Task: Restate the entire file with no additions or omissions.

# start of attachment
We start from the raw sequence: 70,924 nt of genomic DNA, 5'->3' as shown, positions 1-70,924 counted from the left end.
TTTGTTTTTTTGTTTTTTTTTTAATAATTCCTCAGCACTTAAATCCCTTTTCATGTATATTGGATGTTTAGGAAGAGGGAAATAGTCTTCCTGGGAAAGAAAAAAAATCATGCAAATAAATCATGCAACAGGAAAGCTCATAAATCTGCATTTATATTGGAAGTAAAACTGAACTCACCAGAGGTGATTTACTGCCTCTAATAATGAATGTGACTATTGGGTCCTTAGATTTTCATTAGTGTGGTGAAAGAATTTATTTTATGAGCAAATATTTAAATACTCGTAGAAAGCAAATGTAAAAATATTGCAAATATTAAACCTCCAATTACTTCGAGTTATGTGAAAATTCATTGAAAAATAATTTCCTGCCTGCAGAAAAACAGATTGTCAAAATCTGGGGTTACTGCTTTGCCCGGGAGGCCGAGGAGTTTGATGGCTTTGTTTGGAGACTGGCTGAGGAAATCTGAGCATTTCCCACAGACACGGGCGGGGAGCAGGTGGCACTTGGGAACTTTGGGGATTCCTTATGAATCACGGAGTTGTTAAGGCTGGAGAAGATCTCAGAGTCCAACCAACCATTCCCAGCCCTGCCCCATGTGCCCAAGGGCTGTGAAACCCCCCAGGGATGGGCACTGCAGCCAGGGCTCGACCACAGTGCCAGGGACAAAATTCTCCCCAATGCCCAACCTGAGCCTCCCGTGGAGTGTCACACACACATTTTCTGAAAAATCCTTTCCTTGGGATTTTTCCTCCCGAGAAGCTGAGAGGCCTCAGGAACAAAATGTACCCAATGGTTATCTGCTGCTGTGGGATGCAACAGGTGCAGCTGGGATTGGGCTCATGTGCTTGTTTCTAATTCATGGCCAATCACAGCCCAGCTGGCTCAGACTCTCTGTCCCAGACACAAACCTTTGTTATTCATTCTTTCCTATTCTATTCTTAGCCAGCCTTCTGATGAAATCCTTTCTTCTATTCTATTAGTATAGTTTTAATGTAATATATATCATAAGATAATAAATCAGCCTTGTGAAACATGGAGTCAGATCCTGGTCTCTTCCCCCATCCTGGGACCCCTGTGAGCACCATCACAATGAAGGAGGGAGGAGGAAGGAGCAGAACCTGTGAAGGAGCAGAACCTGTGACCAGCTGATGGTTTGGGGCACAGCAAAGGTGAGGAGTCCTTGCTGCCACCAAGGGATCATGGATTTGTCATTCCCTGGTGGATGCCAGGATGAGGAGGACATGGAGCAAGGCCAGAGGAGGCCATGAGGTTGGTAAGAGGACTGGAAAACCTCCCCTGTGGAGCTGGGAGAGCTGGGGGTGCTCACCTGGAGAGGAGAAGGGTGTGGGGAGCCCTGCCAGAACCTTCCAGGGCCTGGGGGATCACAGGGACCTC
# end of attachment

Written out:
We start from the raw sequence: 70,924 nt of genomic DNA, 5'->3' as shown, positions 1-70,924 counted from the left end.
TTTGTTTTTTTGTTTTTTTTTTAATAATTCCTCAGCACTTAAATCCCTTTTCATGTATATTGGATGTTTAGGAAGAGGGAAATAGTCTTCCTGGGAAAGAAAAAAAATCATGCAAATAAATCATGCAACAGGAAAGCTCATAAATCTGCATTTATATTGGAAGTAAAACTGAACTCACCAGAGGTGATTTACTGCCTCTAATAATGAATGTGACTATTGGGTCCTTAGATTTTCATTAGTGTGGTGAAAGAATTTATTTTATGAGCAAATATTTAAATACTCGTAGAAAGCAAATGTAAAAATATTGCAAATATTAAACCTCCAATTACTTCGAGTTATGTGAAAATTCATTGAAAAATAATTTCCTGCCTGCAGAAAAACAGATTGTCAAAATCTGGGGTTACTGCTTTGCCCGGGAGGCCGAGGAGTTTGATGGCTTTGTTTGGAGACTGGCTGAGGAAATCTGAGCATTTCCCACAGACACGGGCGGGGAGCAGGTGGCACTTGGGAACTTTGGGGATTCCTTATGAATCACGGAGTTGTTAAGGCTGGAGAAGATCTCAGAGTCCAACCAACCATTCCCAGCCCTGCCCCATGTGCCCAAGGGCTGTGAAACCCCCCAGGGATGGGCACTGCAGCCAGGGCTCGACCACAGTGCCAGGGACAAAATTCTCCCCAATGCCCAACCTGAGCCTCCCGTGGAGTGTCACACACACATTTTCTGAAAAATCCTTTCCTTGGGATTTTTCCTCCCGAGAAGCTGAGAGGCCTCAGGAACAAAATGTACCCAATGGTTATCTGCTGCTGTGGGATGCAACAGGTGCAGCTGGGATTGGGCTCATGTGCTTGTTTCTAATTCATGGCCAATCACAGCCCAGCTGGCTCAGACTCTCTGTCCCAGACACAAACCTTTGTTATTCATTCTTTCCTATTCTATTCTTAGCCAGCCTTCTGATGAAATCCTTTCTTCTATTCTATTAGTATAGTTTTAATGTAATATATATCATAAGATAATAAATCAGCCTTGTGAAACATGGAGTCAGATCCTGGTCTCTTCCCCCATCCTGGGACCCCTGTGAGCACCATCACAATGAAGGAGGGAGGAGGAAGGAGCAGAACCTGTGAAGGAGCAGAACCTGTGACCAGCTGATGGTTTGGGGCACAGCAAAGGTGAGGAGTCCTTGCTGCCACCAAGGGATCATGGATTTGTCATTCCCTGGTGGATGCCAGGATGAGGAGGACATGGAGCAAGGCCAGAGGAGGCCATGAGGTTGGTAAGAGGACTGGAAAACCTCCCCTGTGGAGCTGGGAGAGCTGGGGGTGCTCACCTGGAGAGGAGAAGGGTGTGGGGAGCCCTGCCAGAACCTTCCAGGGCCTGGGGGATCACAGGGACCTC